A science fiction book written during the Roman Empire! That is what this book is, with a strong dose of satire thrown in.
Lucian of Samostata was one of the funniest writers of the second century A.D. He lived in Syria and spoke Greek. The Vera Historia, or “True History,” is anything but. He admits that this book was his chance to tell marvelous travel tales without pretending that they are true history, as his predecessors have done less honestly. It is fantasy fiction, and pretty fine at that. He does not have much good to say about several “historians” of the past, although his criticism is gentle.
The whole book parodies not only the famous historians but the literary and philosophical icons, as well as the heroes of the past. Homer, Hesiod, Achilles, and Socrates are four of those who make an appearance in these pages. Whether the satire is obvious or not to everyone who reads it, the story of his adventure is full of typical fare for any space traveler. The ideas and plot from Lucian’s fertile imagination have been copied by many a later writer, as Willson relates in the Translator’s Introduction, as well as singers and film-makers.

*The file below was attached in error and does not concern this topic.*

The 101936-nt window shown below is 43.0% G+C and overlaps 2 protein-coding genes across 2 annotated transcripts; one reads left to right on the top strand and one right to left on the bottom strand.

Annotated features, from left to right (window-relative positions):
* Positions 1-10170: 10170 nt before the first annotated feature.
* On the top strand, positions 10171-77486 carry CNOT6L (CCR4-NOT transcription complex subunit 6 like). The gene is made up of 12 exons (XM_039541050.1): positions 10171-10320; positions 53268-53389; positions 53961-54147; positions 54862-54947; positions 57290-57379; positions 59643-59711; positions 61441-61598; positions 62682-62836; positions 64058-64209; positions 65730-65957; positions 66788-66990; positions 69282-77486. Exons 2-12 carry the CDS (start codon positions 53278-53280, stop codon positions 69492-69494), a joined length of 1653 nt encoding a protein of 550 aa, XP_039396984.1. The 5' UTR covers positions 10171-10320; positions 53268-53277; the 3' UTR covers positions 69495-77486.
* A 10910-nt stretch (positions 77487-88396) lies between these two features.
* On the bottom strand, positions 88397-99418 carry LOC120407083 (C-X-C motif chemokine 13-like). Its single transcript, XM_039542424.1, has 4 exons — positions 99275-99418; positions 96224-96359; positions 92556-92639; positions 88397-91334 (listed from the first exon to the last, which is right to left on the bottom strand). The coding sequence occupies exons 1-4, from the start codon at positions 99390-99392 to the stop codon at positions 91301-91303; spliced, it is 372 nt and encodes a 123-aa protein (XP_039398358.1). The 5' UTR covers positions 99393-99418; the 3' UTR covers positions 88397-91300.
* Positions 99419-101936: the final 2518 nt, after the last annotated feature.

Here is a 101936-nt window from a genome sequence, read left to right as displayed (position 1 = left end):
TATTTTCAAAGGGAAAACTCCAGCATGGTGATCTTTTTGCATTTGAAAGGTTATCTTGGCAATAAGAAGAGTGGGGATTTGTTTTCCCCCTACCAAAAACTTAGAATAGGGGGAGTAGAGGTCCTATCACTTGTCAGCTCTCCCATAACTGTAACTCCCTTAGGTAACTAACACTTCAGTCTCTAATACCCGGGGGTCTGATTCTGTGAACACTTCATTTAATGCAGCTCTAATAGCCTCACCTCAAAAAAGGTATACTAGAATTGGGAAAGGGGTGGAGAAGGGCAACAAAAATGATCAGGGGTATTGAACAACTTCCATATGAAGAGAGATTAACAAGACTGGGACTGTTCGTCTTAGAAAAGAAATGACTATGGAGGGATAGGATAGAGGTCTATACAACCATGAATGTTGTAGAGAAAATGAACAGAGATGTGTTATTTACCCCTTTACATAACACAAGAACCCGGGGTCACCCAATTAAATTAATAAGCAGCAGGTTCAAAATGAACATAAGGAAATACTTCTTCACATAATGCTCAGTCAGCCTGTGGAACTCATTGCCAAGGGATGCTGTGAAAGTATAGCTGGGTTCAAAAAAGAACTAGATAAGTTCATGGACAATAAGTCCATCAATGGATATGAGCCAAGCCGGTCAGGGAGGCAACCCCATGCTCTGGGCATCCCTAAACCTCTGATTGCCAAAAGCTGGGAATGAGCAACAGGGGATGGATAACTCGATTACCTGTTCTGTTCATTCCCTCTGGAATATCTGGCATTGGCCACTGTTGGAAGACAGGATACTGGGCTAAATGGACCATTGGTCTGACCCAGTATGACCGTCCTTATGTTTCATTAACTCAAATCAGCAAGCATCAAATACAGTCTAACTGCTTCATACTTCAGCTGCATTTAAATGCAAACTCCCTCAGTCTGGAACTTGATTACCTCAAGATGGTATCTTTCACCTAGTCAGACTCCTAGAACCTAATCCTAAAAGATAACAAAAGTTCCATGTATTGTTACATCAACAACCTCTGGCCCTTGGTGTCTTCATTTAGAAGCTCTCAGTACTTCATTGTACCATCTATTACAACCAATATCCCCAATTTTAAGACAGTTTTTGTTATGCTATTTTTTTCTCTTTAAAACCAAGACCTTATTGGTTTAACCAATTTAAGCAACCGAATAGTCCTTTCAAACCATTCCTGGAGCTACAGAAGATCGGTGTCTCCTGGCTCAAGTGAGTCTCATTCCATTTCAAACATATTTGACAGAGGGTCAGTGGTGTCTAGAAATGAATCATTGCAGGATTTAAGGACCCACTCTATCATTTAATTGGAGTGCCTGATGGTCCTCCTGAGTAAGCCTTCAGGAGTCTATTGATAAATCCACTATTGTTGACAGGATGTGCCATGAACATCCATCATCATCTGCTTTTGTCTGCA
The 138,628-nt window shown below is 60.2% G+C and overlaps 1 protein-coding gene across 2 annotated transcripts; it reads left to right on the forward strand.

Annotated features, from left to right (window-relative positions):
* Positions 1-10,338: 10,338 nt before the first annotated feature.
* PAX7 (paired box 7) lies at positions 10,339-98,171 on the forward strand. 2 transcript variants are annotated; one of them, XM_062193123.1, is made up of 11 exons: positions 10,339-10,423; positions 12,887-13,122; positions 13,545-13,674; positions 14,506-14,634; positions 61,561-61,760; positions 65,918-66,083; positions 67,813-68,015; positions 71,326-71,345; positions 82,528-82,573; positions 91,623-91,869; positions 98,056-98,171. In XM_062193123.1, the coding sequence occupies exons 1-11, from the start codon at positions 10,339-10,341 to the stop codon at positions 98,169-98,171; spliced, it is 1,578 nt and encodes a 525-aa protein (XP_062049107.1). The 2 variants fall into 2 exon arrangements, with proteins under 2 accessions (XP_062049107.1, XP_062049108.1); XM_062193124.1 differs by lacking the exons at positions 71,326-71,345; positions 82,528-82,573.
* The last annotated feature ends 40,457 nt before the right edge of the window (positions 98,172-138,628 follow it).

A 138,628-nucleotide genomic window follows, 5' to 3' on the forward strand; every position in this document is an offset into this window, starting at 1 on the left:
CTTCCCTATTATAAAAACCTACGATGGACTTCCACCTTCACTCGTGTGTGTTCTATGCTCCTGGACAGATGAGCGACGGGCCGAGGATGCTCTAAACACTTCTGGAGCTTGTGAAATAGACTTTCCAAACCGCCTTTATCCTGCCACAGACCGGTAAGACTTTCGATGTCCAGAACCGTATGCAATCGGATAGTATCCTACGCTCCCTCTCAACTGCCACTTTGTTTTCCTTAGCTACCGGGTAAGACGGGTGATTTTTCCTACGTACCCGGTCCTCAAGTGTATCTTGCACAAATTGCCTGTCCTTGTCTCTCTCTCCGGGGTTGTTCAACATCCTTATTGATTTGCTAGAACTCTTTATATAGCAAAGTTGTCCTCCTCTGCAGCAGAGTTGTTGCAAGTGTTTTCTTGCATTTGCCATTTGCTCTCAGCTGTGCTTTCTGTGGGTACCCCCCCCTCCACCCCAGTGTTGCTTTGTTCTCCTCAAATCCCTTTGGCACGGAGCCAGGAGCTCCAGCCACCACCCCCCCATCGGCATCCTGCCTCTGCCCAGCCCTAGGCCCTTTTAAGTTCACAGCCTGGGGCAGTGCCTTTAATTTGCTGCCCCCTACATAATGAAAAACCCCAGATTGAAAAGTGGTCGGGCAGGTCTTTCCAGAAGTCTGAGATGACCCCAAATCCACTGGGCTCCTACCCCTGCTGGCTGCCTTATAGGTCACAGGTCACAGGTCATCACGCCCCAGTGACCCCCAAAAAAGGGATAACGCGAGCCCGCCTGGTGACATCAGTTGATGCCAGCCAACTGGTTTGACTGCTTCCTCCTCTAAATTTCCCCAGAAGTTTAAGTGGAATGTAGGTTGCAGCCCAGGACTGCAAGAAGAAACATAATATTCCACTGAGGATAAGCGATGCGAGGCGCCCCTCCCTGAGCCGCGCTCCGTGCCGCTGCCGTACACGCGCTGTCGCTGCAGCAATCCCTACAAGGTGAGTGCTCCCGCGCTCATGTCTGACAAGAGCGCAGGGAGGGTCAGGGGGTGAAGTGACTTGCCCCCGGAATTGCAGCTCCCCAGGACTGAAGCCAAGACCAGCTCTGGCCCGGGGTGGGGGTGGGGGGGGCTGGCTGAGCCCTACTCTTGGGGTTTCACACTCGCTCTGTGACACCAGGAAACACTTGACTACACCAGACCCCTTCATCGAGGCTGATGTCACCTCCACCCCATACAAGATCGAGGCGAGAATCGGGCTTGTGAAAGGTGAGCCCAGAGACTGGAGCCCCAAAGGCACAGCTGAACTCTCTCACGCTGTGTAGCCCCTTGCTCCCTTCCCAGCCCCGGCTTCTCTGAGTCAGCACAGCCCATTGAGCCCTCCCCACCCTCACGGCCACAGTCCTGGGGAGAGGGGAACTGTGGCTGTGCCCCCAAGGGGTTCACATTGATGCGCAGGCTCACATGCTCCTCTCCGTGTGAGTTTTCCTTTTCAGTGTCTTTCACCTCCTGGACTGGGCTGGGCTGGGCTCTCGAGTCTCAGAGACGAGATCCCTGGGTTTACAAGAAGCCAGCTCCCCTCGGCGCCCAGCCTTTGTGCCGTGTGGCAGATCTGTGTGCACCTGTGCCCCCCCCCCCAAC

His short Introduction is one of the best parts of the book. The next best and funniest chapter is . . . well, I guess that would be a spoiler. So you will have to decide which chapter you like the most.
The book is a paraphrase of the original Greek text, according to Willson, the translator. He has made the book a perfect one for both schoolchildren and adults. The art deco period illustrations, drawn by Garnett, are delightful, especially the adorably silly birds:
As for the printed text, there were almost no typos, and those only in the notes. A true miracle — unless “at anyrate” is a typo, but it is used twice that way.
Last comment: The Notes at the end of the book, have been incorporated on the chapter webpages, as well as on a webpage of their own in the proper page order found in the text.
So begin your adventure on the sailing ship with the prow of a goose!